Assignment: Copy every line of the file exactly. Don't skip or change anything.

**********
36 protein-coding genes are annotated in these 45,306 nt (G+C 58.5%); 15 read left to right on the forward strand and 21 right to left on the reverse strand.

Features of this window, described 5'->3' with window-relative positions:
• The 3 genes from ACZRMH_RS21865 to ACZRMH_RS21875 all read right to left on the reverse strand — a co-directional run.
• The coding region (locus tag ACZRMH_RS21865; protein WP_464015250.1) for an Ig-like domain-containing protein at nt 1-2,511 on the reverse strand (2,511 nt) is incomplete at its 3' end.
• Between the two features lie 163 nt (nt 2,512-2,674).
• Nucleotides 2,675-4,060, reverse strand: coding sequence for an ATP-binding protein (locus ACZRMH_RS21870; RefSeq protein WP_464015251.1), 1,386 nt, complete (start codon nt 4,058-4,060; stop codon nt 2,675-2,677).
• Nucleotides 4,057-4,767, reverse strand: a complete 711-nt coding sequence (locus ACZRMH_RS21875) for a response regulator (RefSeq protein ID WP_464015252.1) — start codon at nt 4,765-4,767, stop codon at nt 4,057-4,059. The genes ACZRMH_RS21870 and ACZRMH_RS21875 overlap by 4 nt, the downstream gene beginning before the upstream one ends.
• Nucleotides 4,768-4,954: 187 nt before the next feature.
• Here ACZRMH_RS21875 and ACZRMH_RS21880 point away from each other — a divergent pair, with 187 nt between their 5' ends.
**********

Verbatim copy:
36 protein-coding genes are annotated in these 45,306 nt (G+C 58.5%); 15 read left to right on the forward strand and 21 right to left on the reverse strand.

Features of this window, described 5'->3' with window-relative positions:
• The 3 genes from ACZRMH_RS21865 to ACZRMH_RS21875 all read right to left on the reverse strand — a co-directional run.
• The coding region (locus tag ACZRMH_RS21865; protein WP_464015250.1) for an Ig-like domain-containing protein at nt 1-2,511 on the reverse strand (2,511 nt) is incomplete at its 3' end.
• Between the two features lie 163 nt (nt 2,512-2,674).
• Nucleotides 2,675-4,060, reverse strand: coding sequence for an ATP-binding protein (locus ACZRMH_RS21870; RefSeq protein WP_464015251.1), 1,386 nt, complete (start codon nt 4,058-4,060; stop codon nt 2,675-2,677).
• Nucleotides 4,057-4,767, reverse strand: a complete 711-nt coding sequence (locus ACZRMH_RS21875) for a response regulator (RefSeq protein ID WP_464015252.1) — start codon at nt 4,765-4,767, stop codon at nt 4,057-4,059. The genes ACZRMH_RS21870 and ACZRMH_RS21875 overlap by 4 nt, the downstream gene beginning before the upstream one ends.
• Nucleotides 4,768-4,954: 187 nt before the next feature.
• Here ACZRMH_RS21875 and ACZRMH_RS21880 point away from each other — a divergent pair, with 187 nt between their 5' ends.